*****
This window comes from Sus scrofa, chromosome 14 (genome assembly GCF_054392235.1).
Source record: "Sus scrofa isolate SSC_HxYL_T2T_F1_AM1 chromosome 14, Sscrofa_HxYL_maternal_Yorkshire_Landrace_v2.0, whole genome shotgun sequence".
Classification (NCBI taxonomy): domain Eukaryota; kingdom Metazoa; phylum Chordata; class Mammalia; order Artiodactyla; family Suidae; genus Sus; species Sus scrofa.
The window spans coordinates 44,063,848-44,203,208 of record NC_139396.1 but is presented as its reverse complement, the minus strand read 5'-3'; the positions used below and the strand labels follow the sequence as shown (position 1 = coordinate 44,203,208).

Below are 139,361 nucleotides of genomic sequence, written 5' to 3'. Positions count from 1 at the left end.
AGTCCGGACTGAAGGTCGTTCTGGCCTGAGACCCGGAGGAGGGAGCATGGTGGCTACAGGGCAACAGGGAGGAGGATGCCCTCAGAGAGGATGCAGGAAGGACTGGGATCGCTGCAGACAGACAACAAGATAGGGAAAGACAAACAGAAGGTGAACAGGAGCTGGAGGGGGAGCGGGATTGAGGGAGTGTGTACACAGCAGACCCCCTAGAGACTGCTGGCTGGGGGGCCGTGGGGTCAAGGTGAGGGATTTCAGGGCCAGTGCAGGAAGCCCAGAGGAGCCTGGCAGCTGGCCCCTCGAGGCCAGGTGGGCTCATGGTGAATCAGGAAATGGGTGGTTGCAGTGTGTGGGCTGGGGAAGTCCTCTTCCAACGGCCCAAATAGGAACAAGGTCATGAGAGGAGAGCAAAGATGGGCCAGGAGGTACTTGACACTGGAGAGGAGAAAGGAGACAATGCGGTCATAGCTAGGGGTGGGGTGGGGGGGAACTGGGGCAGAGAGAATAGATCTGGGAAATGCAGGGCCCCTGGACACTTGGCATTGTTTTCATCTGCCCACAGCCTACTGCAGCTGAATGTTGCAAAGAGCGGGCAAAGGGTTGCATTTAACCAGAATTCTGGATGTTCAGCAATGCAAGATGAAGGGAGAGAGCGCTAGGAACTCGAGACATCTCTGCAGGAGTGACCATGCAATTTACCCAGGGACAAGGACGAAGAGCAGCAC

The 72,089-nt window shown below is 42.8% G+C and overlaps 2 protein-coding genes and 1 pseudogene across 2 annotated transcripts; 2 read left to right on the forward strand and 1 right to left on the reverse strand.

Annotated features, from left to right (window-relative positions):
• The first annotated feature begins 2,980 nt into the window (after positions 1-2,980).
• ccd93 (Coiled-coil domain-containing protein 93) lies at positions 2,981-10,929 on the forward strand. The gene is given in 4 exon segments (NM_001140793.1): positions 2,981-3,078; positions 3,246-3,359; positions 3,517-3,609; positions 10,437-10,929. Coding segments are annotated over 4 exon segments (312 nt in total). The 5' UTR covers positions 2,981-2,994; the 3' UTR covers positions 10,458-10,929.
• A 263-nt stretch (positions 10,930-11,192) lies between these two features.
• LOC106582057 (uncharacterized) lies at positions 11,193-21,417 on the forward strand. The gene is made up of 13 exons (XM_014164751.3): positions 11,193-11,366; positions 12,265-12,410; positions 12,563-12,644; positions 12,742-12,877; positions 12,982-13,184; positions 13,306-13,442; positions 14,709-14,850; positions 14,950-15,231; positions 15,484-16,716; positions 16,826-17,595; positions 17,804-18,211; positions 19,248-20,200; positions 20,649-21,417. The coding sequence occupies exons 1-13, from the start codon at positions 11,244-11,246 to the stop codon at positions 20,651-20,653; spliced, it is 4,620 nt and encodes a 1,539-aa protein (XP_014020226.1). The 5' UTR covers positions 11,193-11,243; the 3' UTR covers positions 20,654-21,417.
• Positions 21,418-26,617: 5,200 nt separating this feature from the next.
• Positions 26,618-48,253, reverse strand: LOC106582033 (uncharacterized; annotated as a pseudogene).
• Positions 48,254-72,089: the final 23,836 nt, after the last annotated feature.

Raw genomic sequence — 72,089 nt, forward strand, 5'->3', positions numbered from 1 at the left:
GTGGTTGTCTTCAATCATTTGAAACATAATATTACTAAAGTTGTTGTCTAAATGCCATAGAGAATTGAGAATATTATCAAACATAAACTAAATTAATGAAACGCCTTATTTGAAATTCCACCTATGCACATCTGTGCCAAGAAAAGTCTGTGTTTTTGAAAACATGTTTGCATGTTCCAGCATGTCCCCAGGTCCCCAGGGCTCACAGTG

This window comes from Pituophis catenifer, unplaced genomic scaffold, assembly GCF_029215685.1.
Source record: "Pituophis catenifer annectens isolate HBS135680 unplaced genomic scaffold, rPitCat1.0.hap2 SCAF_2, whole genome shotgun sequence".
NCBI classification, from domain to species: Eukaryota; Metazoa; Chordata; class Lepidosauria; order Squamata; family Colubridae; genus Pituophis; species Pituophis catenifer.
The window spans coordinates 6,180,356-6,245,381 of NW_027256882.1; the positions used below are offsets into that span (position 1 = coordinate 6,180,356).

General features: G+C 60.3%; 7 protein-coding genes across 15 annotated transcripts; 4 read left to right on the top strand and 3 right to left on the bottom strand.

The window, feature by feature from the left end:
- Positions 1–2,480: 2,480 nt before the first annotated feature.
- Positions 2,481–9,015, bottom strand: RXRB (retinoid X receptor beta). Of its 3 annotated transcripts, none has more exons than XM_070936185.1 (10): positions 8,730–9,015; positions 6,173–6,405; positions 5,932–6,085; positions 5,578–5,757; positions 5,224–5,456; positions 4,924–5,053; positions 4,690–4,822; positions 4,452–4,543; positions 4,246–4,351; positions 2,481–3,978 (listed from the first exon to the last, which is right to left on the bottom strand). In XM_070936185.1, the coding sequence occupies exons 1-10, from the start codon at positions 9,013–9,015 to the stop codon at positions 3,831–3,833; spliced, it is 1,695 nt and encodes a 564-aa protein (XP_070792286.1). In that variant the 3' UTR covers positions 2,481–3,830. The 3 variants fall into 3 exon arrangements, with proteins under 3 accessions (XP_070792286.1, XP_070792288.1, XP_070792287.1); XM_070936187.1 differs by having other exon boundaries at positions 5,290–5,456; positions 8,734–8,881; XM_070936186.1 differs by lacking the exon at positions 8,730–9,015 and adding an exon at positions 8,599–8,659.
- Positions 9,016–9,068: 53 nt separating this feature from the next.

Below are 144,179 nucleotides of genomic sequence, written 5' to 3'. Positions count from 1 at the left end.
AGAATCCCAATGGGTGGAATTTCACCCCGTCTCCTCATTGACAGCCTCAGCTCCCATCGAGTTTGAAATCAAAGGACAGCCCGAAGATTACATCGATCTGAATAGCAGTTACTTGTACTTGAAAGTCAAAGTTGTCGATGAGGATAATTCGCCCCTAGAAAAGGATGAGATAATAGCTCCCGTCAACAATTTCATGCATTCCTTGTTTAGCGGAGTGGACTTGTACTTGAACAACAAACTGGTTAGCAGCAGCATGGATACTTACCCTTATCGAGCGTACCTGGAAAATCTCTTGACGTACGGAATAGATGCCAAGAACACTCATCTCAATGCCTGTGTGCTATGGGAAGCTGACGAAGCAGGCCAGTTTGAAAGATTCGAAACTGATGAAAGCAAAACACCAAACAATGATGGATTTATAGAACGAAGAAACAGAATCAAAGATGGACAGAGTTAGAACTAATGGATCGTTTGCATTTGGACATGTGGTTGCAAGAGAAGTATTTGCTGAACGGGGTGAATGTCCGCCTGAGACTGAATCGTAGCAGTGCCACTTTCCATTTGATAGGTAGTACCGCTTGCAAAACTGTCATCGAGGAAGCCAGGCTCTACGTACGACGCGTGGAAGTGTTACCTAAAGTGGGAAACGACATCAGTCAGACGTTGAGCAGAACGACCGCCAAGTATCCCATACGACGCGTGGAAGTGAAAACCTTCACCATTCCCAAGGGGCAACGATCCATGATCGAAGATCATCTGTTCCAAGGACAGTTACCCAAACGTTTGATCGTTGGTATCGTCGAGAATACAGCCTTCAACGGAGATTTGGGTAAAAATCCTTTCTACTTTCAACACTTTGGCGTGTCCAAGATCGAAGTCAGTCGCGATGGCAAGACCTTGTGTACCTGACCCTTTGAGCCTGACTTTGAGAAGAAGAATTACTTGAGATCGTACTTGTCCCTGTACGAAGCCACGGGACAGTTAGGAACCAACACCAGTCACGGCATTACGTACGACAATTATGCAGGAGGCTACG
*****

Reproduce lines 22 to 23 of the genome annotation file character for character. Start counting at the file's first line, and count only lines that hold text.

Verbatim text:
General features: G+C 60.3%; 7 protein-coding genes across 15 annotated transcripts; 4 read left to right on the top strand and 3 right to left on the bottom strand.

The window, feature by feature from the left end: